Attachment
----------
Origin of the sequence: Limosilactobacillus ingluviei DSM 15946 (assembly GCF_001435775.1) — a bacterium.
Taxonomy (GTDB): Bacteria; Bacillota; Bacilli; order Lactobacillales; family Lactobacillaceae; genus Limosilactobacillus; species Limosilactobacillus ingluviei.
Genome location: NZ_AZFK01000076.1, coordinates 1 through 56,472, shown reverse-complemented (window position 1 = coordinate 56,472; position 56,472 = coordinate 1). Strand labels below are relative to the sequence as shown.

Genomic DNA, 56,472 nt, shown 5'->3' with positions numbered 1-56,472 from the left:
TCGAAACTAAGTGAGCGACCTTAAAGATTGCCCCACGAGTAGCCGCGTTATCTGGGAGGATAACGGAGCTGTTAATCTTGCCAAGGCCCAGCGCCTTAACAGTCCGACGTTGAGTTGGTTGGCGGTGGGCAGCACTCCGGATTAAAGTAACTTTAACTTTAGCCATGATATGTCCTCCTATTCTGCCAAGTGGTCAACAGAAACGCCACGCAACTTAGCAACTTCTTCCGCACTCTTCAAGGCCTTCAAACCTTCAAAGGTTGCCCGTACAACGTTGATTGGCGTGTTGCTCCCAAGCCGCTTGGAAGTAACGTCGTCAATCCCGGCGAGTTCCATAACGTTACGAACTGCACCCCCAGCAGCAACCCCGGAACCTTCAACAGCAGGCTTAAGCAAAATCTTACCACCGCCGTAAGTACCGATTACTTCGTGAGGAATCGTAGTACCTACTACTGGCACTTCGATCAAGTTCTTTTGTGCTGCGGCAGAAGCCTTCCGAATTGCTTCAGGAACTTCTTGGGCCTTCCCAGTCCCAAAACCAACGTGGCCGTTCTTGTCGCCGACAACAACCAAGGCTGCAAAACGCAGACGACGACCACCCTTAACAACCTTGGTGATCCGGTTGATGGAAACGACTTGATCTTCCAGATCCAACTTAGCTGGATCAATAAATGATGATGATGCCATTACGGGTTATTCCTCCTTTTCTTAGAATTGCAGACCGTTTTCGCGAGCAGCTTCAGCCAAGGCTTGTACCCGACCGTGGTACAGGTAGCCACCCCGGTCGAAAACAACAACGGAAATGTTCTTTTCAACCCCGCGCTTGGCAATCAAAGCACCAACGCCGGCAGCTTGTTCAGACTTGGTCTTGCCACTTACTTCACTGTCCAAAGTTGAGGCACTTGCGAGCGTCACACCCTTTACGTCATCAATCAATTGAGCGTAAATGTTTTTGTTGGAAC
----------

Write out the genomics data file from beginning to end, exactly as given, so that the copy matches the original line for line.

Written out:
Origin of the sequence: Limosilactobacillus ingluviei DSM 15946 (assembly GCF_001435775.1) — a bacterium.
Taxonomy (GTDB): Bacteria; Bacillota; Bacilli; order Lactobacillales; family Lactobacillaceae; genus Limosilactobacillus; species Limosilactobacillus ingluviei.
Genome location: NZ_AZFK01000076.1, coordinates 1 through 56,472, shown reverse-complemented (window position 1 = coordinate 56,472; position 56,472 = coordinate 1). Strand labels below are relative to the sequence as shown.

Genomic DNA, 56,472 nt, shown 5'->3' with positions numbered 1-56,472 from the left:
TCGAAACTAAGTGAGCGACCTTAAAGATTGCCCCACGAGTAGCCGCGTTATCTGGGAGGATAACGGAGCTGTTAATCTTGCCAAGGCCCAGCGCCTTAACAGTCCGACGTTGAGTTGGTTGGCGGTGGGCAGCACTCCGGATTAAAGTAACTTTAACTTTAGCCATGATATGTCCTCCTATTCTGCCAAGTGGTCAACAGAAACGCCACGCAACTTAGCAACTTCTTCCGCACTCTTCAAGGCCTTCAAACCTTCAAAGGTTGCCCGTACAACGTTGATTGGCGTGTTGCTCCCAAGCCGCTTGGAAGTAACGTCGTCAATCCCGGCGAGTTCCATAACGTTACGAACTGCACCCCCAGCAGCAACCCCGGAACCTTCAACAGCAGGCTTAAGCAAAATCTTACCACCGCCGTAAGTACCGATTACTTCGTGAGGAATCGTAGTACCTACTACTGGCACTTCGATCAAGTTCTTTTGTGCTGCGGCAGAAGCCTTCCGAATTGCTTCAGGAACTTCTTGGGCCTTCCCAGTCCCAAAACCAACGTGGCCGTTCTTGTCGCCGACAACAACCAAGGCTGCAAAACGCAGACGACGACCACCCTTAACAACCTTGGTGATCCGGTTGATGGAAACGACTTGATCTTCCAGATCCAACTTAGCTGGATCAATAAATGATGATGATGCCATTACGGGTTATTCCTCCTTTTCTTAGAATTGCAGACCGTTTTCGCGAGCAGCTTCAGCCAAGGCTTGTACCCGACCGTGGTACAGGTAGCCACCCCGGTCGAAAACAACAACGGAAATGTTCTTTTCAACCCCGCGCTTGGCAATCAAAGCACCAACGCCGGCAGCTTGTTCAGACTTGGTCTTGCCACTTACTTCACTGTCCAAAGTTGAGGCACTTGCGAGCGTCACACCCTTTACGTCATCAATCAATTGAGCGTAAATGTTTTTGTTGGAAC